Sunday, October 20, 2013

Far from the Mountain by Jai Parasram

A historical diary of Trinidad and Tobago's political development between 2007 and 2012, by one of T&T's and Canada's veteran journalists.

With a Foreword by Dr. Hamid Ghany

"Several years ago I started writing regular commentaries, mainly about political developments in my native Trinidad & Tobago. They formed an integral part of my personal blog (, which remains a permanent fixture on the Internet.
The intention was to stay in touch and offer my personal views on how I saw my home country develop. The result is a collection that is neither a history book nor an academic text. It an honest – sometimes emotional – personal account of a journalist who tries to shed light on and seeks to explain some of the issues during a critically important period in Trinidad & Tobago’s political development between 2007 and 2012. It presents a view from afar, perhaps even a clearer view, because from a distance it is always easier to get a proper view of the mountain.
This series of news items, columns and commentaries reflect my thoughts and views on how I saw my country struggle, stumble and then make positive steps as it tried to move forward under a government that, for the first time in the country’s history, represents people from every stratum in the society, regardless of class, social standing, ethnicity or religious belief.
What you are holding in your hands is by no means exhaustive and is really a snapshot of the period, compressing time and space to build a political narrative.
My hope is that you will find material here to generate a national conversation on where we are today and where are heading as we continue our journey past the first 50 years since we pulled down the Union Jack and hoisted our own national flag with a pledge to create a new state forged from the “love of liberty” where each of us would “find an equal place.”
I thought of calling this “A political lime” because in a sense that is what it is – an honest, from-the-heart conversation tinged with my own bias as I responded to the daily events and the changing political fortunes. I have to confess that it pained me to write some of what you would find in these pages but I felt a patriotic obligation to write down my thoughts for posterity."

Jai Parasram, author

"We met Jai Parasram in July this year when we were introduced to this veteran journalist by Dr. Hamid Ghany, with whom we had collaborated in 2012 on the production of the official commemorative magazine of the Government of Trinidad and Tobago to mark the 50th anniversary of the Independence of our nation.
Dr. Ghany had a good hunch that Jai’s manuscript would be a good fit with Paria Publishing’s overall work. The author’s concept for this book, “Far from the Mountain”, immediately caught our interest. As a publishing house specialised in the history of Trinidad and Tobago, we saw a two-fold uniqueness in this book: on the one hand, it presented contemporary history in a diary form, which allowed for a depth and spontaneity that “hindsight research” wouldn’t, and on the other hand, its content had previously been published as a blog, which gave it inter-medial linkages that we always look for.
Jai was of course known to us as an early pioneer of television journalism in Trinidad and Tobago. Jai rose through the ranks of Trinidad’s national television service, Trinidad and Tobago Television (ttt) as a reporter, writer, producer, anchor and News Director, and we are happy that he added his memories of TTT as an appendix to this book. Unfortunately, these pages do not have any sound, because like ourselves, many Trinidadians and Tobagonians of a “certain generation” would remember his voice very well from TTT’s nightly news programme “Panorama”.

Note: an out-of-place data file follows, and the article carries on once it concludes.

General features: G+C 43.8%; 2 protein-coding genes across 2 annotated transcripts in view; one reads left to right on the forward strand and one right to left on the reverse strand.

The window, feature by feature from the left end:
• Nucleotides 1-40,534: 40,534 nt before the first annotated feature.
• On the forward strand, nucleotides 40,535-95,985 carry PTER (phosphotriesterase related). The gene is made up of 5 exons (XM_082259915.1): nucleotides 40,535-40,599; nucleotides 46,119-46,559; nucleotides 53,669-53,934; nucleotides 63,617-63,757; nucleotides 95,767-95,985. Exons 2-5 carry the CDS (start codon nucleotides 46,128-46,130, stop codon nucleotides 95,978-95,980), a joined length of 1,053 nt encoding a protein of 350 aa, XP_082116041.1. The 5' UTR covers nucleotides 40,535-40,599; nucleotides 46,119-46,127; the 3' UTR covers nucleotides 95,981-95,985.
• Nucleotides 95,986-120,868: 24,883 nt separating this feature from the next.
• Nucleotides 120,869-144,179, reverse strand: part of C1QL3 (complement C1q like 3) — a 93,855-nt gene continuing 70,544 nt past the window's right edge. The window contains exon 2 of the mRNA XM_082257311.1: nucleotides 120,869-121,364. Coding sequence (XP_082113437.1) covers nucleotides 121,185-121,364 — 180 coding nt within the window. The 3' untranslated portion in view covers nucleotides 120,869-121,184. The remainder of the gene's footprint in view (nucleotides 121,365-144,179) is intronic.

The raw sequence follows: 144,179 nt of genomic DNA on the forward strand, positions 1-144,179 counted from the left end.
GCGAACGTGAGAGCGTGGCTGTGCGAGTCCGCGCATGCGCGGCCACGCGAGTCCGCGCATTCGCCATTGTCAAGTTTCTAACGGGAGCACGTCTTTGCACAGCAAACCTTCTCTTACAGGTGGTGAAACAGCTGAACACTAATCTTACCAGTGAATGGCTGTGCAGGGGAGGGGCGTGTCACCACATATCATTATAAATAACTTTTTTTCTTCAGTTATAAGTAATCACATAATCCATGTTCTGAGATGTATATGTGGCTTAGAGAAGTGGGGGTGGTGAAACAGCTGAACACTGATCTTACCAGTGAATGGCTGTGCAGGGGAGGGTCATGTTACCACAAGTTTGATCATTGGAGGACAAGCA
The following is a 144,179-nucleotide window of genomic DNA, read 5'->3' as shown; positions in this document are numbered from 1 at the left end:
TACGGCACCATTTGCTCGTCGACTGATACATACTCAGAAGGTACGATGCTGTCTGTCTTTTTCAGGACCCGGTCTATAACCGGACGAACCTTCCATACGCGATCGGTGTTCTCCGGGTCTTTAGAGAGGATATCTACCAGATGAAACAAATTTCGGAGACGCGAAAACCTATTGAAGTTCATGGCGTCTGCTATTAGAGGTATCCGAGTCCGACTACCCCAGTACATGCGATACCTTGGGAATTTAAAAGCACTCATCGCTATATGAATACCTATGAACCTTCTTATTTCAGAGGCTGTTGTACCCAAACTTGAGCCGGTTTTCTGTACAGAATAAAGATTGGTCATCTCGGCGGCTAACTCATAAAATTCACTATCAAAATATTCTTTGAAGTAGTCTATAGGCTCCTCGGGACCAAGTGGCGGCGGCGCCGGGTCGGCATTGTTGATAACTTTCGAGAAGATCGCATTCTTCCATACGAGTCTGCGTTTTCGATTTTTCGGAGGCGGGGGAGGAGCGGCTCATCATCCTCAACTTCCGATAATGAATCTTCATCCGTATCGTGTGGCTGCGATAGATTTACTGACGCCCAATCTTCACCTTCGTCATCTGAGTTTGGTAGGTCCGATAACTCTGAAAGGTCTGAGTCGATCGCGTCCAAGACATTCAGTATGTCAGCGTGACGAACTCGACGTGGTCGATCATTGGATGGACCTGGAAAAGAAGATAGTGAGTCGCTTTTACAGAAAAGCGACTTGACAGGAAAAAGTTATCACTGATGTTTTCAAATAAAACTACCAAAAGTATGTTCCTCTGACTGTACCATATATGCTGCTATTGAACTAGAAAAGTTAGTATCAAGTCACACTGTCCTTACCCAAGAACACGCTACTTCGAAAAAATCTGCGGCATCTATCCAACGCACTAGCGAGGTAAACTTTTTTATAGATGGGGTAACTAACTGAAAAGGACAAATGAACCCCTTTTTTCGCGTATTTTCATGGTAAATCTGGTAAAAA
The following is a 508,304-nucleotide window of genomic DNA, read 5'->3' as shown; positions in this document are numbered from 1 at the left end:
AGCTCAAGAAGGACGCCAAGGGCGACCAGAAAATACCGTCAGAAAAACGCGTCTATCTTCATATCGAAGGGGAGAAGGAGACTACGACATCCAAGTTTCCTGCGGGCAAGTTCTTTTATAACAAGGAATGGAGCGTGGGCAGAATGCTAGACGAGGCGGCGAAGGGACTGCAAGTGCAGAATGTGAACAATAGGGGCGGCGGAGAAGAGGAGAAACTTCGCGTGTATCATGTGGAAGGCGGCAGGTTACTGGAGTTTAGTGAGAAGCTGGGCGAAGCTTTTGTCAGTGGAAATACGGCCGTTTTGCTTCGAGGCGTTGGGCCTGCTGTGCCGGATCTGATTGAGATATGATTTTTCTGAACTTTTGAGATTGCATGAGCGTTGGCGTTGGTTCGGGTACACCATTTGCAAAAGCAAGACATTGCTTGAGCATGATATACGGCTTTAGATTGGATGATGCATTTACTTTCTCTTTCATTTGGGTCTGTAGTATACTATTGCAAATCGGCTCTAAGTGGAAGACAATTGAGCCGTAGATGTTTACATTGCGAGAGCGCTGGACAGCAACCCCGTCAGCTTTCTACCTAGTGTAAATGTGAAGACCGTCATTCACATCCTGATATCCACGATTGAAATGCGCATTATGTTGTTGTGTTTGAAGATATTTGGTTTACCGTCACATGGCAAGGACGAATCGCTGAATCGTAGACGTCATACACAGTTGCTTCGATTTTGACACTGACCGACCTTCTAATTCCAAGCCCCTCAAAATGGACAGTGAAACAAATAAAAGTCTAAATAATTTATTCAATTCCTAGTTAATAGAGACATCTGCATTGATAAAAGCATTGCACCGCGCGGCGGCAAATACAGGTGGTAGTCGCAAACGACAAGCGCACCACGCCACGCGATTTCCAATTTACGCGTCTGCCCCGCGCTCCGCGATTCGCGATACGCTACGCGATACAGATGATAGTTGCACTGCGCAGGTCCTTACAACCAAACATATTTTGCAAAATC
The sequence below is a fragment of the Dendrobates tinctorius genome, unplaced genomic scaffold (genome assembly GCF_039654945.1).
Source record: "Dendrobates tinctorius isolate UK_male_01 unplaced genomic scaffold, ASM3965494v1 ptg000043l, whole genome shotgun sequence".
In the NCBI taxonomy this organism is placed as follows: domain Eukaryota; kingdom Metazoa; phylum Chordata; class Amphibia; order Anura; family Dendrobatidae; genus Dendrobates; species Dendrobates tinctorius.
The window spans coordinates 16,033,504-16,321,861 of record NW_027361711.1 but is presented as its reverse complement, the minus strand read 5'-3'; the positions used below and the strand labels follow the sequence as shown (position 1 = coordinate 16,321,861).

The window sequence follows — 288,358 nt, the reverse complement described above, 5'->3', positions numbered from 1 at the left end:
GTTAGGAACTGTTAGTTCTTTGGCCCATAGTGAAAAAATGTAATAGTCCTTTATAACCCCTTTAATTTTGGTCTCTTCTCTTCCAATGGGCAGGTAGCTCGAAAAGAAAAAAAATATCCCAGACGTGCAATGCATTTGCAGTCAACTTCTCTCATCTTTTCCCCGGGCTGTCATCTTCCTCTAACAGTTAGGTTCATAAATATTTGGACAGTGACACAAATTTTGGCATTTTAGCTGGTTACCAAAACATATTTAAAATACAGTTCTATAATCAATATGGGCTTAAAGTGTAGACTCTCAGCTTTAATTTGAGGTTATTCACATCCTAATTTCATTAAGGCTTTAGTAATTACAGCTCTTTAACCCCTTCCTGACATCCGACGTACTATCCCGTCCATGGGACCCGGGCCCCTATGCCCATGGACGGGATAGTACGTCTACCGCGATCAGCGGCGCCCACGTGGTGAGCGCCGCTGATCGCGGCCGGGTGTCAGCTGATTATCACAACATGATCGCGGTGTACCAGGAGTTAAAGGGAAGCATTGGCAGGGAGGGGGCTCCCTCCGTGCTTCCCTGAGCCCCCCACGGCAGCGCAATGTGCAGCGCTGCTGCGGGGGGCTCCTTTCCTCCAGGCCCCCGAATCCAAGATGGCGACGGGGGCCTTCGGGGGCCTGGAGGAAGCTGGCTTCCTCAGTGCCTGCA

As a much-respected journalist Jai Parasram travelled the Caribbean, always focused on “telling the story” — telling THE story, concisely and with wit and the sort of sparse commentary that leave it open to the viewer or reader to draw his or her own conclusions. This skill of the journalist of four decades is also very evident in “Far from the Mountain”. Whether you intend to read the short chapters consecutively, or browse and dip into the pages wherever fancy takes you — Jai’s journalistic genius will always add value to your reading experience.
What attracted us particularly to this manuscript was the “witness to history” format. Jai’s epistles accompany an important period of change in Trinidad and Tobago’s political history. On an almost month-by-month basis, he summarises and annotates events surrounding the emergence of Kamla Persad-Bissessar as prime minister of the country. Jai, ever the master storyteller, weaves facts of the past that are easily forgotten in the urgency of the present into an overall narrative that makes them memorable and logical. And the savvy political strategist also shimmers through these pages. Jai takes position and does not spare with ammunition, so reader, be prepared for numerous volleys!
“Although I live in Canada, my feet remain grounded in Trinidad and Tobago,” Jai told us. With “Far from the Mountain”, Jai Parasram has left a legacy of great academic value and a virtual “how to” book for budding journalists, all seasoned with a pinch of homesickness that gives this book its patriotic flavour."

Gérard A. Besson, publisher

Softcover, 468 pages, 7 x 10"

Available in Trinidad at:
Paper Based (Normandie Hotel)
Pop In (Ellerslie Plaza)
RIK Bookshops
Ishmael Khan Bookshops
Tales 'n' Treasures (St. James)
UWI Bookshop

Gérard Besson, Dr. Hamid Ghany and Jai Parasram with the first copy of the book.

Jai Parasram is presenting the Hon Prime Minister of Trinidad and Tobago, Mrs Kamla Persad-Bissessar, with a copy of his book. Photo by Nicholas Ramjass, Office of the Prime Minister